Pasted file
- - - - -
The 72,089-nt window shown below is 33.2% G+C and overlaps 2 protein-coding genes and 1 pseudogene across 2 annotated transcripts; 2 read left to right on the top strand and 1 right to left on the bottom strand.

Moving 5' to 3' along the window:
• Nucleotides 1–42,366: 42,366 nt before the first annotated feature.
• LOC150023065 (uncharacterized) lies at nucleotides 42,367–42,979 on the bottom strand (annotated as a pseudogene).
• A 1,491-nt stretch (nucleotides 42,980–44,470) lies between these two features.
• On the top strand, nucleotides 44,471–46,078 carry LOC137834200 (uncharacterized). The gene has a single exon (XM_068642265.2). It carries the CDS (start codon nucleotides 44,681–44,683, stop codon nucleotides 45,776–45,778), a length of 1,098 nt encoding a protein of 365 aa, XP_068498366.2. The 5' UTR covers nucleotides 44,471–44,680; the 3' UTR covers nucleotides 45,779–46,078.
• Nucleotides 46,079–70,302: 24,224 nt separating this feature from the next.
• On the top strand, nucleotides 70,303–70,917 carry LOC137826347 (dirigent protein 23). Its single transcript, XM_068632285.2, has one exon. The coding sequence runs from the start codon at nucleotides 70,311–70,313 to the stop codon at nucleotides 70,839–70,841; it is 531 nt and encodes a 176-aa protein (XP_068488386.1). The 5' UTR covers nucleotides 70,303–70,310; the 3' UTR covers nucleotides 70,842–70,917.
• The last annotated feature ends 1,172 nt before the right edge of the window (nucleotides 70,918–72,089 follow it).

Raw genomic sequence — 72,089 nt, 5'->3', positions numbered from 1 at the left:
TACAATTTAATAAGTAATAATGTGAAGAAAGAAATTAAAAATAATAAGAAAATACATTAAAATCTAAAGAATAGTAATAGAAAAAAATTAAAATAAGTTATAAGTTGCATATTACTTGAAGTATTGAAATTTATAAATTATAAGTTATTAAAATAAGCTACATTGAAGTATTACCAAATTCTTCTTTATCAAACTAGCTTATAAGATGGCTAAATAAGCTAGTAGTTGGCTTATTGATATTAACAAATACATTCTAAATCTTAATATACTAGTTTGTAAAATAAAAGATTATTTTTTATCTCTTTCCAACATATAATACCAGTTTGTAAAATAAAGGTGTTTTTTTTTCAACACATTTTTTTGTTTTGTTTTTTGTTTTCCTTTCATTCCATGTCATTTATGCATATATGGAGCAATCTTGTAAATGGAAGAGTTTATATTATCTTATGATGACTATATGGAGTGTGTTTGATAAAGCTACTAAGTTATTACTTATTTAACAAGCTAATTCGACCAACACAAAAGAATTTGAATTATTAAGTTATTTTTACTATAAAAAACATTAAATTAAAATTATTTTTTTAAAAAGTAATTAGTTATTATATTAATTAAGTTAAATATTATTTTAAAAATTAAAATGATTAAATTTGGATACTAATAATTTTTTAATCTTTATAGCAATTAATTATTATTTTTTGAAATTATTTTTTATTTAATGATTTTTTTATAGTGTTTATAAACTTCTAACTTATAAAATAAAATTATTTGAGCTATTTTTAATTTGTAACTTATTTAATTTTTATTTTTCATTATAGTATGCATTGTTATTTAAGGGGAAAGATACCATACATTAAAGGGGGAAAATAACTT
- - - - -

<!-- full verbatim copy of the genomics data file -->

The 72,089-nt window shown below is 33.2% G+C and overlaps 2 protein-coding genes and 1 pseudogene across 2 annotated transcripts; 2 read left to right on the top strand and 1 right to left on the bottom strand.

Moving 5' to 3' along the window:
• Nucleotides 1–42,366: 42,366 nt before the first annotated feature.
• LOC150023065 (uncharacterized) lies at nucleotides 42,367–42,979 on the bottom strand (annotated as a pseudogene).
• A 1,491-nt stretch (nucleotides 42,980–44,470) lies between these two features.
• On the top strand, nucleotides 44,471–46,078 carry LOC137834200 (uncharacterized). The gene has a single exon (XM_068642265.2). It carries the CDS (start codon nucleotides 44,681–44,683, stop codon nucleotides 45,776–45,778), a length of 1,098 nt encoding a protein of 365 aa, XP_068498366.2. The 5' UTR covers nucleotides 44,471–44,680; the 3' UTR covers nucleotides 45,779–46,078.
• Nucleotides 46,079–70,302: 24,224 nt separating this feature from the next.
• On the top strand, nucleotides 70,303–70,917 carry LOC137826347 (dirigent protein 23). Its single transcript, XM_068632285.2, has one exon. The coding sequence runs from the start codon at nucleotides 70,311–70,313 to the stop codon at nucleotides 70,839–70,841; it is 531 nt and encodes a 176-aa protein (XP_068488386.1). The 5' UTR covers nucleotides 70,303–70,310; the 3' UTR covers nucleotides 70,842–70,917.
• The last annotated feature ends 1,172 nt before the right edge of the window (nucleotides 70,918–72,089 follow it).

Raw genomic sequence — 72,089 nt, 5'->3', positions numbered from 1 at the left:
TACAATTTAATAAGTAATAATGTGAAGAAAGAAATTAAAAATAATAAGAAAATACATTAAAATCTAAAGAATAGTAATAGAAAAAAATTAAAATAAGTTATAAGTTGCATATTACTTGAAGTATTGAAATTTATAAATTATAAGTTATTAAAATAAGCTACATTGAAGTATTACCAAATTCTTCTTTATCAAACTAGCTTATAAGATGGCTAAATAAGCTAGTAGTTGGCTTATTGATATTAACAAATACATTCTAAATCTTAATATACTAGTTTGTAAAATAAAAGATTATTTTTTATCTCTTTCCAACATATAATACCAGTTTGTAAAATAAAGGTGTTTTTTTTTCAACACATTTTTTTGTTTTGTTTTTTGTTTTCCTTTCATTCCATGTCATTTATGCATATATGGAGCAATCTTGTAAATGGAAGAGTTTATATTATCTTATGATGACTATATGGAGTGTGTTTGATAAAGCTACTAAGTTATTACTTATTTAACAAGCTAATTCGACCAACACAAAAGAATTTGAATTATTAAGTTATTTTTACTATAAAAAACATTAAATTAAAATTATTTTTTTAAAAAGTAATTAGTTATTATATTAATTAAGTTAAATATTATTTTAAAAATTAAAATGATTAAATTTGGATACTAATAATTTTTTAATCTTTATAGCAATTAATTATTATTTTTTGAAATTATTTTTTATTTAATGATTTTTTTATAGTGTTTATAAACTTCTAACTTATAAAATAAAATTATTTGAGCTATTTTTAATTTGTAACTTATTTAATTTTTATTTTTCATTATAGTATGCATTGTTATTTAAGGGGAAAGATACCATACATTAAAGGGGGAAAATAACTT